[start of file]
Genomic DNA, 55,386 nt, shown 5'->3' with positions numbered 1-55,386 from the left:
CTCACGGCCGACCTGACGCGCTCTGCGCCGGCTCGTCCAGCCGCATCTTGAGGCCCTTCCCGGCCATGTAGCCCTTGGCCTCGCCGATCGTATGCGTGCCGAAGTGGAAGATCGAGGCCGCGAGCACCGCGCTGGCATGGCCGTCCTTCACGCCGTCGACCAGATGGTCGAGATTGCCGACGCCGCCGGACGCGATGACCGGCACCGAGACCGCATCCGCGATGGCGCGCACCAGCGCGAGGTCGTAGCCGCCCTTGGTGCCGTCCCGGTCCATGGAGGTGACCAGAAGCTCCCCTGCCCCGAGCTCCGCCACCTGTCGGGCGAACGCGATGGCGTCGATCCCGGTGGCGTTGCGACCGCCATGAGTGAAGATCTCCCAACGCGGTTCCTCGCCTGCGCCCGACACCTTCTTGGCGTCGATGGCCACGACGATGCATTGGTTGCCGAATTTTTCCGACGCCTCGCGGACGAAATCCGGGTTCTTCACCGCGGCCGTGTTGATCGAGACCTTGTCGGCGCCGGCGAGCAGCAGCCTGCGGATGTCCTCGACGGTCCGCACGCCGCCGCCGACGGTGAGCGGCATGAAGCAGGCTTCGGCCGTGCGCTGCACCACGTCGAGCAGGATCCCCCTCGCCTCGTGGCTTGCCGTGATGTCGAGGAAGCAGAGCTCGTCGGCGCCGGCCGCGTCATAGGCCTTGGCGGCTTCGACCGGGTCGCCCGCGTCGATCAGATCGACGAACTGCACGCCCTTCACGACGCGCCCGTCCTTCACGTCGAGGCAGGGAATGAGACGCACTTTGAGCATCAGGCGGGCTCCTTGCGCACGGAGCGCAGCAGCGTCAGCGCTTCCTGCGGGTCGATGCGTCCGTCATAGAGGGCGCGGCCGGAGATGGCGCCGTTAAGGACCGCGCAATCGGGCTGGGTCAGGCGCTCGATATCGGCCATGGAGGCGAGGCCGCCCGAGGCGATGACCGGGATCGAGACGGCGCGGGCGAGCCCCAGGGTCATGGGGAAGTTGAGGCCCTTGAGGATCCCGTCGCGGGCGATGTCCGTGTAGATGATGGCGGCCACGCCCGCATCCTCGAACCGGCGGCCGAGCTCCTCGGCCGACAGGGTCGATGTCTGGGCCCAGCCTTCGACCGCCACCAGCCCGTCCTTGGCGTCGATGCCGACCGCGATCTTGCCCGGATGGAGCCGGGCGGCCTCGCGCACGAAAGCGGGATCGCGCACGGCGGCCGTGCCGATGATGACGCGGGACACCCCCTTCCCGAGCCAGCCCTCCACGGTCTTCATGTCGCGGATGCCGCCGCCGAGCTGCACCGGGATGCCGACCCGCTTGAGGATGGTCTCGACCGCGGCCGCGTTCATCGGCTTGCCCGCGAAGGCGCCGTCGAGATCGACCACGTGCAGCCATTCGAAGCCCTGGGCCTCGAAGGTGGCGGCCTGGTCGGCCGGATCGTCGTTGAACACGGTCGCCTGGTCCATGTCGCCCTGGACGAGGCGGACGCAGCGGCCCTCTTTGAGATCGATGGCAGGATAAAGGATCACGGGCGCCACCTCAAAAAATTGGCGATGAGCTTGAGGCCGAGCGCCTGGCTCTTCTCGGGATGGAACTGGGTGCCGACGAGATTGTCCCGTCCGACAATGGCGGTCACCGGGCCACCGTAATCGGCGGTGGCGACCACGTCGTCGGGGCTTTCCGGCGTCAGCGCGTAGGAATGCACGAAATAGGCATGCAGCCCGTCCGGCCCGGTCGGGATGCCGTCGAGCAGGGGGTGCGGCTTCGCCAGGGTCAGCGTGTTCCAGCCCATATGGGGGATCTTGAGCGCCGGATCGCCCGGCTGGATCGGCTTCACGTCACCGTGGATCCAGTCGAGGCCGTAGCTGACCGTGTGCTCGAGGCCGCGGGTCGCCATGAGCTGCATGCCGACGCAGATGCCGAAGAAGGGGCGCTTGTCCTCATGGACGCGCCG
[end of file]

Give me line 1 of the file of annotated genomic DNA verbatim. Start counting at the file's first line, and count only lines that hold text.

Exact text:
Genomic DNA, 55,386 nt, shown 5'->3' with positions numbered 1-55,386 from the left: